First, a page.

Franzbrötchen aka the German Cinnamon Bun

Food

Every nation has its ups and downs. It’s glorious moments. Germany is not different. Every visiting tourist is dragged through a series of places with WW2 tag on it. Not glorious and mostly boring for younger generations. We have been lucky to live in peace time for two generations in a row. A rare tourist guide will mention Napoleon marching through Germany. A very rare one will talk about the emperor’s taste in wine, women and food. Almost never you will hear German food culture influenced by French. Yet the influence obvious: from wine to desserts, from Rhine to Elbe, from syntax to word building – German culture was cradled by French *I am probably going to be beaten for writing this*.

Napoleon is known to had marched as far as Hamburg and he brought food some of the eating habits to the North. The legend has it, he introduced Northern German version of the Cinnamon Bun to Hamburgers, what is known today as the Franzbroetchen.

Alsace – the Sauerkraut Springe

Food

Art is an avid traveller, as you know. He loves to pretend he is a local interview people about the local food. It may be due to his charm, or the dead season he travels in, people are usually super helpful.

For the Love of Bread

Food


How come French people consume baguettes and wine and remain enviably skinny? When did carbs become your enemy? And how come us Americans are the nation most obsessed with healthy food score so high in obesity rate?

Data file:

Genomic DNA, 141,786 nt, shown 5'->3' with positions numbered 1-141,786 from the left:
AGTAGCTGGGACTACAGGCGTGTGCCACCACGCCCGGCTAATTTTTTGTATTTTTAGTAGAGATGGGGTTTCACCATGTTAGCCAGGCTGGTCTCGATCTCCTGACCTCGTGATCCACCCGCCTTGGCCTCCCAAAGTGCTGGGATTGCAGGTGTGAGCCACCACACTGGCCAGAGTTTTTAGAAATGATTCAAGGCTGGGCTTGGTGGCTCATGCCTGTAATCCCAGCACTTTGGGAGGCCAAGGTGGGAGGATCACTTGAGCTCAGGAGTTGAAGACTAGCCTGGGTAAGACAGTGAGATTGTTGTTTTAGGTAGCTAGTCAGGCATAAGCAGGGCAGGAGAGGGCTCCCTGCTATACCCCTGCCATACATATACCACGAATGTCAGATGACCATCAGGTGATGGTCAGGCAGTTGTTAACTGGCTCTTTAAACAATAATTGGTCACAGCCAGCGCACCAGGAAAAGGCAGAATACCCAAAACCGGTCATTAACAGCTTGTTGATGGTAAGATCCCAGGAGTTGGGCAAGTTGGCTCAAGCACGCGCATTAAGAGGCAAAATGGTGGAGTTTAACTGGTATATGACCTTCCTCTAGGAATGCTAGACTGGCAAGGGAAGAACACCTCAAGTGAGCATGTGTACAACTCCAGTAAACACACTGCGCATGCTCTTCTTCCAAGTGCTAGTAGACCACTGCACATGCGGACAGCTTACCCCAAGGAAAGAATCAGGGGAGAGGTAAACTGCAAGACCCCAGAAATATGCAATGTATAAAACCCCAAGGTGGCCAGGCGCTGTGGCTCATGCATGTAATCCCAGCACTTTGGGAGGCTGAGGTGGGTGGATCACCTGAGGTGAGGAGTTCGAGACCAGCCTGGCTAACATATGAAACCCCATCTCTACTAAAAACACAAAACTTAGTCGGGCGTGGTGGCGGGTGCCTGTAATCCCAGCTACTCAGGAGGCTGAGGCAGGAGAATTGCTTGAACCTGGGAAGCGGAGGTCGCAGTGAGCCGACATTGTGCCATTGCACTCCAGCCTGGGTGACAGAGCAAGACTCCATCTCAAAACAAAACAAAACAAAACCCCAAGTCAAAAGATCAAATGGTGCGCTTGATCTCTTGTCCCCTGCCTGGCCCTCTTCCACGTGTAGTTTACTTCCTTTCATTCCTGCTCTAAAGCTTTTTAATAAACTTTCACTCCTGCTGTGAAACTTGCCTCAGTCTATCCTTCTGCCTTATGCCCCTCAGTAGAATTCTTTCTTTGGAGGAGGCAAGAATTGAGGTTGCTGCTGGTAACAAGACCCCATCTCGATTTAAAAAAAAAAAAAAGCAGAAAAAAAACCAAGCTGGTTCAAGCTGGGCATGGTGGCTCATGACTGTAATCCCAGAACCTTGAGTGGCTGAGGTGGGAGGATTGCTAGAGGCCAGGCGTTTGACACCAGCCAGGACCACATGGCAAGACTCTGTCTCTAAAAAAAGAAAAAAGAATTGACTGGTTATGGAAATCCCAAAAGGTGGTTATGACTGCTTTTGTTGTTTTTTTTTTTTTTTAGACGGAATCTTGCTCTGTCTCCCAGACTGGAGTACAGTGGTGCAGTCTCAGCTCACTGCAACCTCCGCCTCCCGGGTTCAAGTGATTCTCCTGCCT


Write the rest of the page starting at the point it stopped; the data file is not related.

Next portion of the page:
Guglhupf

Food

 

Kougelhopf, Alsatian Brioche, or the “yummy yeasty cake we had with our coffee in France”. Traditionally, you dip the Guglhupf in foie gras, washing it down with some Riesling. But it pairs with coffee just as well.

The almonds perfectly baked.

Alsatian Cabbage and Pasta from the Cellar

Food

When asked what to try in Alsace I always say “of course, everything!”

But you risk to skip the important. Therefore, we will take a look at the non-touristy places.

Rheingau in Your Glass

Wine

Did you know that your Riesling needs a glass? Or your glass needs a Riesling. One of these happens at least once a day  when you are in the Rheingau area. What you probably did not know, there is a Riesling glass dedicated to a certain wine-making area.